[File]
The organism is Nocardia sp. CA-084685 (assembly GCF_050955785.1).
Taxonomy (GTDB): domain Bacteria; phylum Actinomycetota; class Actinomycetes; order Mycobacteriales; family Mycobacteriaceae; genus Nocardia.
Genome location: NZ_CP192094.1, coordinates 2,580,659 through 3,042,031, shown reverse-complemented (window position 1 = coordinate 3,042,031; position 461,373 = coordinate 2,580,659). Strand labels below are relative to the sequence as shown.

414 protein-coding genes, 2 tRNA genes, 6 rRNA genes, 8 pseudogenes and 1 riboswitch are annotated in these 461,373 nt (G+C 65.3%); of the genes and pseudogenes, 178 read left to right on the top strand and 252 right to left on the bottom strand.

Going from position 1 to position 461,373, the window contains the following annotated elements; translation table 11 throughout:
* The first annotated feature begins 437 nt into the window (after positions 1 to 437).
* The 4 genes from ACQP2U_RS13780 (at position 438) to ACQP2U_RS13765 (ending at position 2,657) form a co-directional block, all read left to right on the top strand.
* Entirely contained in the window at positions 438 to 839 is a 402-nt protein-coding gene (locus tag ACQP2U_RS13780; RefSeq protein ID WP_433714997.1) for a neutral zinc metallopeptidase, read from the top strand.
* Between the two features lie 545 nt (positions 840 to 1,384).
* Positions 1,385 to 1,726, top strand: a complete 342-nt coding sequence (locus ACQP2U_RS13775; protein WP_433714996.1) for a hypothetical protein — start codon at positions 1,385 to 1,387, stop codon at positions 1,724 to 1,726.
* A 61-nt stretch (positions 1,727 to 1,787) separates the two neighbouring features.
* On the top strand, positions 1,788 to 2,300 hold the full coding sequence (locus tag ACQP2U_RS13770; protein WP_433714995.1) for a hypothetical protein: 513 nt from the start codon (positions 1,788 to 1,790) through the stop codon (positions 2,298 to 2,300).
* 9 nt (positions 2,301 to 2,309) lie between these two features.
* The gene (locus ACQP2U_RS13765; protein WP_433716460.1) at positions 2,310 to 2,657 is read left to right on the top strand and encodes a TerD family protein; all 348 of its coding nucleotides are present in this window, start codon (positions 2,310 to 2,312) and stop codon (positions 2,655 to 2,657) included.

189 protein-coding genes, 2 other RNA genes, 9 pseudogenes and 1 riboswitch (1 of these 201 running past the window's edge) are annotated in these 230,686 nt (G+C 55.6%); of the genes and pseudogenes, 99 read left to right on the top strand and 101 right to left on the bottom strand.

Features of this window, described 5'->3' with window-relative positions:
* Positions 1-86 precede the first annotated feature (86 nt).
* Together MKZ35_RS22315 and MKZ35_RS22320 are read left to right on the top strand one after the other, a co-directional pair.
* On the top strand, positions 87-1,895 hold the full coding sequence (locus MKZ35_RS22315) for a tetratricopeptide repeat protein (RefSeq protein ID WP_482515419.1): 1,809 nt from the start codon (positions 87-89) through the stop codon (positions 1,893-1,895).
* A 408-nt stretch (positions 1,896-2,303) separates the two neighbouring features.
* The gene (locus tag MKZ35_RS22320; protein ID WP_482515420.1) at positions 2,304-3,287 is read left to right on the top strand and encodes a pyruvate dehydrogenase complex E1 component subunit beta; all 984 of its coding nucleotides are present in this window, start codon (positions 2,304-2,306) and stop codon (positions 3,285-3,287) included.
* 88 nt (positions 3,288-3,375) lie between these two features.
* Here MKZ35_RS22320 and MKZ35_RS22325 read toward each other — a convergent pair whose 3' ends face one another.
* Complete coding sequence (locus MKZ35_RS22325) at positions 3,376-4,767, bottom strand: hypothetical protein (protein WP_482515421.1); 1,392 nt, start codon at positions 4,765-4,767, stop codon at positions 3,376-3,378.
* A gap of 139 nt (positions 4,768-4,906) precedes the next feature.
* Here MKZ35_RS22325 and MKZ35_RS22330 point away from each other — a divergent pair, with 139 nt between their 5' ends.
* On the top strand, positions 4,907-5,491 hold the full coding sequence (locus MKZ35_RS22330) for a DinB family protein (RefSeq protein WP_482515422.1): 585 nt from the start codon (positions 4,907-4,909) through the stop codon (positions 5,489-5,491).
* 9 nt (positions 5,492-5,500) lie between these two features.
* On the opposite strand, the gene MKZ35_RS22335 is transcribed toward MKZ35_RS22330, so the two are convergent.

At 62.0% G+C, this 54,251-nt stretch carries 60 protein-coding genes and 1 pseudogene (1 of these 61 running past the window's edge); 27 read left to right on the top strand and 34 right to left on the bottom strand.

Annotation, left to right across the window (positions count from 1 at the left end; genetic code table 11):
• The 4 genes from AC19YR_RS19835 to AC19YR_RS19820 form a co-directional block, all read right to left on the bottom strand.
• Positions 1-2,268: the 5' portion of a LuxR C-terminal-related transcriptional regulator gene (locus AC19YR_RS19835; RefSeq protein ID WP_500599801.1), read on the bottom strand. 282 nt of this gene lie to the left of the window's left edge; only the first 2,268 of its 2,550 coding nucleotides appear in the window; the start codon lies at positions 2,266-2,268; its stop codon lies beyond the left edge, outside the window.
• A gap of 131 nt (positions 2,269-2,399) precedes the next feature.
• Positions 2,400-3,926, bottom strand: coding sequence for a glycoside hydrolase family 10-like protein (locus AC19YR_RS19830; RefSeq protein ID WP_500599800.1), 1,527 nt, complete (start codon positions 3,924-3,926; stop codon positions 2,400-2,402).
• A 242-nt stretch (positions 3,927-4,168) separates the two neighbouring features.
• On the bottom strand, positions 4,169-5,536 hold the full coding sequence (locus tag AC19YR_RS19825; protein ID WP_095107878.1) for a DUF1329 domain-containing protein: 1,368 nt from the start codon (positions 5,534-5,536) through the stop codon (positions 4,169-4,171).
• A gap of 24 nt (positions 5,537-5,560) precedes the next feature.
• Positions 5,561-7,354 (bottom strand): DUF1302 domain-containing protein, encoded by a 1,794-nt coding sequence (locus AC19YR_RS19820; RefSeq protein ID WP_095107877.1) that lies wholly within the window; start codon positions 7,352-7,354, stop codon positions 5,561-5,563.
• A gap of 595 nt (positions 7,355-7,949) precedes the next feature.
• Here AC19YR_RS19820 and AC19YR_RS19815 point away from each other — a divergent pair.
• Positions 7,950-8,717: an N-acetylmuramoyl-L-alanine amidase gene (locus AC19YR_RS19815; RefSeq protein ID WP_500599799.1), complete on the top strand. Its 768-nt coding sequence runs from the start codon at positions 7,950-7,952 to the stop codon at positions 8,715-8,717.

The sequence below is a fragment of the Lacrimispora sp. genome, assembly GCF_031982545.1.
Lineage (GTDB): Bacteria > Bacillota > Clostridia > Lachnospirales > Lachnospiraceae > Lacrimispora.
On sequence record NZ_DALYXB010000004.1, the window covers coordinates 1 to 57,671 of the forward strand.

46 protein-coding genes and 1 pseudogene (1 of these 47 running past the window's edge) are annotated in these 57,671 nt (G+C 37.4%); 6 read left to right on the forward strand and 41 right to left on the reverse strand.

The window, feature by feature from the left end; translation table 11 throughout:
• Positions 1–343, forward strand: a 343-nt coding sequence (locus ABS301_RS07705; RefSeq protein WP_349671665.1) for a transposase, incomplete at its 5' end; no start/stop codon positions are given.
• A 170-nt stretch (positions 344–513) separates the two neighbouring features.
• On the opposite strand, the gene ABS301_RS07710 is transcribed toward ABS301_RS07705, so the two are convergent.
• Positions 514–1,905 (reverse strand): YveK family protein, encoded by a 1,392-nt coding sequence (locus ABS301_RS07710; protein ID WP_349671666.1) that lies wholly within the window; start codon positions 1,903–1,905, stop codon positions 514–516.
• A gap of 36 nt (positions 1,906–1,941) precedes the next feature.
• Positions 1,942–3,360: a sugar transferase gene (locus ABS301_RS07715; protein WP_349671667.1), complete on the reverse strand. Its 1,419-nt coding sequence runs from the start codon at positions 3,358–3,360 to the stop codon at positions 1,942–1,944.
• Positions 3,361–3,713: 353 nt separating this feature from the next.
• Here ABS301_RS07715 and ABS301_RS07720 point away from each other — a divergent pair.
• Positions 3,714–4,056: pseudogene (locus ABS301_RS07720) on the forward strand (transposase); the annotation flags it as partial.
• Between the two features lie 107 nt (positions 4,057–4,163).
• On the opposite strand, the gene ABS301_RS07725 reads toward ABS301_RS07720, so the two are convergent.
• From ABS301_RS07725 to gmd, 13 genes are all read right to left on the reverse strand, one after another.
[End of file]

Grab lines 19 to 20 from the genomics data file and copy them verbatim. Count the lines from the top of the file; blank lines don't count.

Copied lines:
* On the top strand, positions 87-1,895 hold the full coding sequence (locus MKZ35_RS22315) for a tetratricopeptide repeat protein (RefSeq protein ID WP_482515419.1): 1,809 nt from the start codon (positions 87-89) through the stop codon (positions 1,893-1,895).
* A 408-nt stretch (positions 1,896-2,303) separates the two neighbouring features.